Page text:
There has been an increased number of ransomware attacks reported in the last year including municipalities in the state of Texas, as well as attacks on the cities of Baltimore and Atlanta. It should not be a surprise that data breaches continue to be one of the top fraud trends. Unfortunately, ransomware is not the only fraud scheme that criminals are committing using the breached data. Another type of attack using the breached data that is happening more and more is known as “credential stuffing.”
Credential stuffing is a type of cyberattack that uses the breached data combined with sophisticated software to gain unauthorized access to user accounts. The software allows criminals to quickly test login credentials obtained through data breaches and sold on the dark web against hundreds or even thousands of websites. The credential stuffing software has become so sophisticated that it can slow the speed at which credentials are entered into a website to better imitate a real person inputting their data. This type of attack is effective because many of us re-use the same credentials across multiple websites and if not required to do so, we often do not change our login credentials on a regular basis.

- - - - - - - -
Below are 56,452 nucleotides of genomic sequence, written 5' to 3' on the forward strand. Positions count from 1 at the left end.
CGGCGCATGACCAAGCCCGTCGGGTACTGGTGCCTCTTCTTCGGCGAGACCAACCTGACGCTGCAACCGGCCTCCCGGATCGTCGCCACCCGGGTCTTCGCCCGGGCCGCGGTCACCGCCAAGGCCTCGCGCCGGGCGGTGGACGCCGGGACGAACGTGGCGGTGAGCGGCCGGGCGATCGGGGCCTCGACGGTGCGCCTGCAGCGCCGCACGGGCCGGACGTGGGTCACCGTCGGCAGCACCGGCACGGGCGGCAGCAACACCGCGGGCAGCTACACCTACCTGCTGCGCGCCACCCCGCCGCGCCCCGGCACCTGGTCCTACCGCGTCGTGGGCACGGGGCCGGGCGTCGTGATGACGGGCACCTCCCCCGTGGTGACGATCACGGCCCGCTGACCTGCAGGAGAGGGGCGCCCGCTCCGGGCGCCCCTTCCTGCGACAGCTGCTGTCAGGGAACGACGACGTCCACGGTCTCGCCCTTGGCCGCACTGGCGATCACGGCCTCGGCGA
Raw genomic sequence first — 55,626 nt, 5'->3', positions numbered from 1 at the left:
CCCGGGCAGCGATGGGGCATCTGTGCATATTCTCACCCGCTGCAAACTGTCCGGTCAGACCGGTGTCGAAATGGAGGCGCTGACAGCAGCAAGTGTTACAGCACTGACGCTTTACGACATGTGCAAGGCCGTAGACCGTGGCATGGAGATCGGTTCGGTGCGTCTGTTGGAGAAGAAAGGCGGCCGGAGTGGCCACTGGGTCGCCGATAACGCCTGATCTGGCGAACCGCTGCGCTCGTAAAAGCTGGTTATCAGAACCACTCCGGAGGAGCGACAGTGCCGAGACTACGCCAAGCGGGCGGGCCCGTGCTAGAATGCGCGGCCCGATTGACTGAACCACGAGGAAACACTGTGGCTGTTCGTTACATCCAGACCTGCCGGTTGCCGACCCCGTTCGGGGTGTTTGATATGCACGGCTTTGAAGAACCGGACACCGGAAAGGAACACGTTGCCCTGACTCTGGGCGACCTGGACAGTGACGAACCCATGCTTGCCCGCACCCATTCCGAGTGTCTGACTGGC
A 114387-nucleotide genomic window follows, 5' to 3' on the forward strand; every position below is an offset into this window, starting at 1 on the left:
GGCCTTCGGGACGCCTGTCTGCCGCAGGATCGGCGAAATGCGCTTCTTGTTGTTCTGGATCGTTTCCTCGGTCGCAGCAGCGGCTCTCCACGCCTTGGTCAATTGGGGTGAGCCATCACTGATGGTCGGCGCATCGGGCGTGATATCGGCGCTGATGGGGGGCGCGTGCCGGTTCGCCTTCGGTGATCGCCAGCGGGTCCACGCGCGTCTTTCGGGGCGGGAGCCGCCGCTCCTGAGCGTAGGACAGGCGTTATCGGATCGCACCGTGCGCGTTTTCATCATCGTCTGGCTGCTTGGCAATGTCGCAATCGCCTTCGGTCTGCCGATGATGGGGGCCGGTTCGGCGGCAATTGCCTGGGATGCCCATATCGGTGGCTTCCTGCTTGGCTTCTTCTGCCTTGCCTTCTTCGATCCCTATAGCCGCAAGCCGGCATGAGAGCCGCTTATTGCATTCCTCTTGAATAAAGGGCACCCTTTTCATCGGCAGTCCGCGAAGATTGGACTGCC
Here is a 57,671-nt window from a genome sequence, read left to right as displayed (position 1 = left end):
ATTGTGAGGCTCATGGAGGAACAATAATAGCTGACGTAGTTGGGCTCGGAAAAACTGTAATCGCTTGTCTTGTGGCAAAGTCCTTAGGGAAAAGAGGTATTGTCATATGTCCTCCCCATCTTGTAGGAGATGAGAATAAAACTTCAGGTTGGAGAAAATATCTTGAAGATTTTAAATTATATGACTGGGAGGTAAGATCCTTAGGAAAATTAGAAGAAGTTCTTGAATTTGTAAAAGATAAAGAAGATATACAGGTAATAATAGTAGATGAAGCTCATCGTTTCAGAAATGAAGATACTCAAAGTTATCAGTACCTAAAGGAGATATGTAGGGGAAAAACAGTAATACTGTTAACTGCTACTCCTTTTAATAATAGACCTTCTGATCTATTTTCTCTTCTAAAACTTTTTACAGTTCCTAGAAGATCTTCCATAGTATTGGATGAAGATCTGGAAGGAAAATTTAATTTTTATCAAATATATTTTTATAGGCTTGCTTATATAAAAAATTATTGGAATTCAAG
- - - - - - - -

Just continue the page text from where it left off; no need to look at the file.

Another fraud trend is for criminals to use our communications technology to gain access to our IT systems and data. While we have all heard of phishing schemes, “smishing” and “vishing” are being employed more frequently by criminals to obtain personal information. Smishing is when someone tries to trick you into giving them your private information via a text or SMS message and vishing is the use of the telephone system to try to gain access to personal and financial information. A common example of smishing is a text message that appears to be from your bank saying that your account has been suspended and requests you open a link to unlock your account. A recent example of vishing, which has happened to many of us, is the call from the Social Security Administration notifying you that your social security number has expired and needs to be renewed.
Regardless of the type of scam, many instances of fraud can be avoided by staying up to date on fraud trends and schemes and then using common sense is generally the best practice against these types of fraud.
If you have any questions on the above, or questions about how to better protect your business in general, feel free to contact a Henry+Horne professional.
Aaron Funk, CPA